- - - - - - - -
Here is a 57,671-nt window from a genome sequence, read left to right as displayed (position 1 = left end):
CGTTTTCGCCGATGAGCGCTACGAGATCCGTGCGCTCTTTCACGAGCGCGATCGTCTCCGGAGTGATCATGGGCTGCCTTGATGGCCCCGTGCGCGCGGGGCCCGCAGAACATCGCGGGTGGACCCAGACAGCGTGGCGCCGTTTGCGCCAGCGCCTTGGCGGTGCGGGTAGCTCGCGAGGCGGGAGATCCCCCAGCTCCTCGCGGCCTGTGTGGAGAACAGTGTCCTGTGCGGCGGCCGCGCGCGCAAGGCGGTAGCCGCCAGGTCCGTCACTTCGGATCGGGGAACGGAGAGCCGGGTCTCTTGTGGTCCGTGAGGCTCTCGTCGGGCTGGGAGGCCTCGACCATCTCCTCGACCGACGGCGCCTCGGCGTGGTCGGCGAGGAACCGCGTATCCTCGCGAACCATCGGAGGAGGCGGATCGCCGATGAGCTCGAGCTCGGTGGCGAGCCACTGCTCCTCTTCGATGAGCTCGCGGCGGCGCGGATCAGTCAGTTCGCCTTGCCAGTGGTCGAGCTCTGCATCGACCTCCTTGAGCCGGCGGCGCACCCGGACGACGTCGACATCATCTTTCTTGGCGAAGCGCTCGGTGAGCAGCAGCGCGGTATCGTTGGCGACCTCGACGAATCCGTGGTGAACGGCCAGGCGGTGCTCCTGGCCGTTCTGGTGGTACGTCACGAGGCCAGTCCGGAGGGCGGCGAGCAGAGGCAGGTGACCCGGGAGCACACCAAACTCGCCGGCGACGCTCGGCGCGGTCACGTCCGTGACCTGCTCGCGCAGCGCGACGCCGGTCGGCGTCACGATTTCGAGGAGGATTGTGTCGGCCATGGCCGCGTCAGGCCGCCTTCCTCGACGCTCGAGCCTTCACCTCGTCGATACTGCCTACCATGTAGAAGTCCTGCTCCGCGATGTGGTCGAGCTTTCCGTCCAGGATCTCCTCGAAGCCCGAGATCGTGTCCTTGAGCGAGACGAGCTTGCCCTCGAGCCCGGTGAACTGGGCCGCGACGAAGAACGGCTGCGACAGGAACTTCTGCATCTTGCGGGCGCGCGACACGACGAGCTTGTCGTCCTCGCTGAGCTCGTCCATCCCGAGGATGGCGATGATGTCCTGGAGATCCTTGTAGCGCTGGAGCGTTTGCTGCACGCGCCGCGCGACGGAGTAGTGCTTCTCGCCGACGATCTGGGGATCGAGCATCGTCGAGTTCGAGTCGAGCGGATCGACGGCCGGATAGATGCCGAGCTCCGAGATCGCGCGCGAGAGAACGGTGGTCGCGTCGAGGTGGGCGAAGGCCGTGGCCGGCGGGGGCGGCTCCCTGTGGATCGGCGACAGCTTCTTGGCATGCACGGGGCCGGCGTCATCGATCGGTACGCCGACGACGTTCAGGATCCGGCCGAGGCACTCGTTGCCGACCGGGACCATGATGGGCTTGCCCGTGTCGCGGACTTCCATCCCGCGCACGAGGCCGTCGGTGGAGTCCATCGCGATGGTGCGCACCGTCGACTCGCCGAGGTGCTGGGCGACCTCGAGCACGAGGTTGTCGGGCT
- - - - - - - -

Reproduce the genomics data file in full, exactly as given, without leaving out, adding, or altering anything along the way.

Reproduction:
Here is a 57,671-nt window from a genome sequence, read left to right as displayed (position 1 = left end):
CGTTTTCGCCGATGAGCGCTACGAGATCCGTGCGCTCTTTCACGAGCGCGATCGTCTCCGGAGTGATCATGGGCTGCCTTGATGGCCCCGTGCGCGCGGGGCCCGCAGAACATCGCGGGTGGACCCAGACAGCGTGGCGCCGTTTGCGCCAGCGCCTTGGCGGTGCGGGTAGCTCGCGAGGCGGGAGATCCCCCAGCTCCTCGCGGCCTGTGTGGAGAACAGTGTCCTGTGCGGCGGCCGCGCGCGCAAGGCGGTAGCCGCCAGGTCCGTCACTTCGGATCGGGGAACGGAGAGCCGGGTCTCTTGTGGTCCGTGAGGCTCTCGTCGGGCTGGGAGGCCTCGACCATCTCCTCGACCGACGGCGCCTCGGCGTGGTCGGCGAGGAACCGCGTATCCTCGCGAACCATCGGAGGAGGCGGATCGCCGATGAGCTCGAGCTCGGTGGCGAGCCACTGCTCCTCTTCGATGAGCTCGCGGCGGCGCGGATCAGTCAGTTCGCCTTGCCAGTGGTCGAGCTCTGCATCGACCTCCTTGAGCCGGCGGCGCACCCGGACGACGTCGACATCATCTTTCTTGGCGAAGCGCTCGGTGAGCAGCAGCGCGGTATCGTTGGCGACCTCGACGAATCCGTGGTGAACGGCCAGGCGGTGCTCCTGGCCGTTCTGGTGGTACGTCACGAGGCCAGTCCGGAGGGCGGCGAGCAGAGGCAGGTGACCCGGGAGCACACCAAACTCGCCGGCGACGCTCGGCGCGGTCACGTCCGTGACCTGCTCGCGCAGCGCGACGCCGGTCGGCGTCACGATTTCGAGGAGGATTGTGTCGGCCATGGCCGCGTCAGGCCGCCTTCCTCGACGCTCGAGCCTTCACCTCGTCGATACTGCCTACCATGTAGAAGTCCTGCTCCGCGATGTGGTCGAGCTTTCCGTCCAGGATCTCCTCGAAGCCCGAGATCGTGTCCTTGAGCGAGACGAGCTTGCCCTCGAGCCCGGTGAACTGGGCCGCGACGAAGAACGGCTGCGACAGGAACTTCTGCATCTTGCGGGCGCGCGACACGACGAGCTTGTCGTCCTCGCTGAGCTCGTCCATCCCGAGGATGGCGATGATGTCCTGGAGATCCTTGTAGCGCTGGAGCGTTTGCTGCACGCGCCGCGCGACGGAGTAGTGCTTCTCGCCGACGATCTGGGGATCGAGCATCGTCGAGTTCGAGTCGAGCGGATCGACGGCCGGATAGATGCCGAGCTCCGAGATCGCGCGCGAGAGAACGGTGGTCGCGTCGAGGTGGGCGAAGGCCGTGGCCGGCGGGGGCGGCTCCCTGTGGATCGGCGACAGCTTCTTGGCATGCACGGGGCCGGCGTCATCGATCGGTACGCCGACGACGTTCAGGATCCGGCCGAGGCACTCGTTGCCGACCGGGACCATGATGGGCTTGCCCGTGTCGCGGACTTCCATCCCGCGCACGAGGCCGTCGGTGGAGTCCATCGCGATGGTGCGCACCGTCGACTCGCCGAGGTGCTGGGCGACCTCGAGCACGAGGTTGTCGGGCT